In Shakespeare’s ‘Macbeth,’ the characters must grapple with the guilt they have for their actions. They express this guilt through a number of quotations, which you’ll learn about in this lesson.
Regicide In Macbeth
Have you ever intentionally done something bad, knowing you could get away with it? Did you expect to feel guilty afterwards? Just because you can do something, should you?William Shakespeare’s Macbeth is partially a play about how guilt comes to the surface when someone has done something that they know is wrong. With the support of his wife, Lord Macbeth carries out a regicide, or murder of a royal figure, against King Duncan. In the many scenes that follow, Macbeth and Lady Macbeth continually think about the murder and try to process their guilt for having committed it.
Act 2, Scene 2: Paranoia
Immediately after killing King Duncan, Macbeth’s senses are heightened, and he is paranoid about being caught, which is why he jumps at every noise: How is’t with me, when every noise appals me? Looking at his bloody hands, Macbeth wishes that he could take away the eyes that witnessed his crime. Duncan’s blood is symbolic of Macbeth’s guilt; Macbeth uses a metaphor, or indirect comparison, to compare his guilt for killing Duncan to blood on his hands.
Macbeth believes that there is not enough water in the ocean to clean that blood from his hands:Will all great Neptune’s ocean wash this bloodClean from my hand? No, this my hand will ratherThe multitudinous seas in incarnadine,Making the green one red.He feels that, like staining green waters red with blood, he will never get rid of the guilt from his murderous act.
Act 5, Scene 1: The Lady Sleepwalks
In this scene, Lady Macbeth is sleepwalking and seems to be washing her hands, saying, Out, damned spot! Out, I say! Her guilt is coming to the surface as she sleeps and dreams. In this state, she attempts to clean Duncan’s invisible blood off of her hands.Lady Macbeth knows that both she and her husband have the power and position to get away with the murder saying,What need weFear who knows it, when none can call our power toAccount?but neither expected the guilt and psychological results they are experiencing as a result of the murder.Again we see blood used as a symbol for guilt.
When Lady Macbeth says she is shocked that the old man, Duncan, had so much blood in him, she means that she is surprised that she would feel so guilty for having been supportive of murder.
Act 3, Scene 4: Banquo’s Ghost
The three witches predicted that the sons of Banquo would also be king. In order to prevent this, Macbeth kills his friend and former ally. This extra load of guilt causes Macbeth to see Banquo’s ghost at a feast. After being driven to panic, Macbeth reflects upon how the consequences of murder have changed. He believes that killing someone used to be easy:The time has beenThat, when the brains were out, the man would die,And there an end.
In other words, it used to be that one killed his enemy quickly and then moved on. But now Macbeth believes that even if you ensure that your victim is completely physically dead, he won’t be gone, but instead comes back to haunt you:But now they rise againWith twenty mortal murders on their crownsAnd push us from our stools.The ghosts are perhaps the manifestation of the psychological wounds of guilt that won’t go away. These wounds that the murderer experiences, Macbeth says, are More strange / Than such a murder is. Macbeth is realizing that the toll of guilt makes the act of murder less simple.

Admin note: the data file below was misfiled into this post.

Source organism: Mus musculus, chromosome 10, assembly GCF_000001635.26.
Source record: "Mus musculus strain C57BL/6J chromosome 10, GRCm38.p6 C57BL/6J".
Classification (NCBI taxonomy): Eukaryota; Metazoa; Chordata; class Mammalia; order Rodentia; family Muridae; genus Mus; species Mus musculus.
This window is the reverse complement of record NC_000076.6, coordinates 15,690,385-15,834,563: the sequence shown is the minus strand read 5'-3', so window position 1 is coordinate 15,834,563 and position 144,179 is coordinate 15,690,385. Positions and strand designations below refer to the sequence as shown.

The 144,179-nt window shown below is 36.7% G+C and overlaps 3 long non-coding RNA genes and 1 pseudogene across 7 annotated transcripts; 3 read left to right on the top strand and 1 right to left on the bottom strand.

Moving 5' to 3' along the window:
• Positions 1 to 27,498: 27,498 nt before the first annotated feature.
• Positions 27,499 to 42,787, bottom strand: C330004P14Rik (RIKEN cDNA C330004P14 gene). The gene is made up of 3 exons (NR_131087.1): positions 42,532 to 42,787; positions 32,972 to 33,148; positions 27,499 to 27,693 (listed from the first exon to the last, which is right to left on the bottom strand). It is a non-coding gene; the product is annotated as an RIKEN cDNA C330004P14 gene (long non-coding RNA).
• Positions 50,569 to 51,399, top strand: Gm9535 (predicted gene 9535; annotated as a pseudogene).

Act 5, Scene 3: The Doctor
In this scene, Macbeth is speaking with the doctor who has come to treat the psychosis of Lady Macbeth, who has succumbed to her heavy guilt and developed a mental illness. Lord Macbeth asks him if he can’t cure his wife’s madness from visions.
He protests to the doctor,Canst thou not minister to a mind diseased,Pluck from the memory a rooted sorrow,Raze out the written troubles of the brain;He wants the doctor to remove the memory that causes her so much pain.He asks if the doctor can’t give his wife something to cure her,And with some sweet oblivious antidoteCleanse the stuffed bosom of that perilous stuffWhich weighs upon the heart?Macbeth attempts to describe the different ways that these symptoms manifest. As the use of psychology would not come into practice for hundreds of years, Macbeth struggles to express what region of the body his wife’s ailment is in: the mind, the memory, the brain, the chest, or the heart.However, her symptoms of guilt are internal; they’re not a physical illness that a doctor would typically treat.
The doctor responds, Therein the patient / Must minister to himself. Macbeth understands that he is guilty, but he, like his wife, seems fated to keep that heavy guilt in his body until he dies.
Guilt plays a major role in Shakespeare’s play Macbeth.
After Lord and Lady Macbeth commit regicide, or royal murder against King Duncan, they find that they can probably escape discovery, but they cannot escape guilt and its effects.Blood is used as a symbol of guilt throughout the play, as well as an indirect comparison or a metaphor. Guilt haunts Macbeth, both as a ghost that he sees, as well as the heaviness on his conscious. He also is haunted by his killing of Banquo, a once trusted ally and friend, and is haunted by his ghost.
Lady Macbeth’s guilt causes her to sleepwalk and be haunted by Duncan’s blood that she cannot ‘clean’ her hands of. Though the guilt is painful and debilitating, it is not a symptom that the doctor can fix or treat.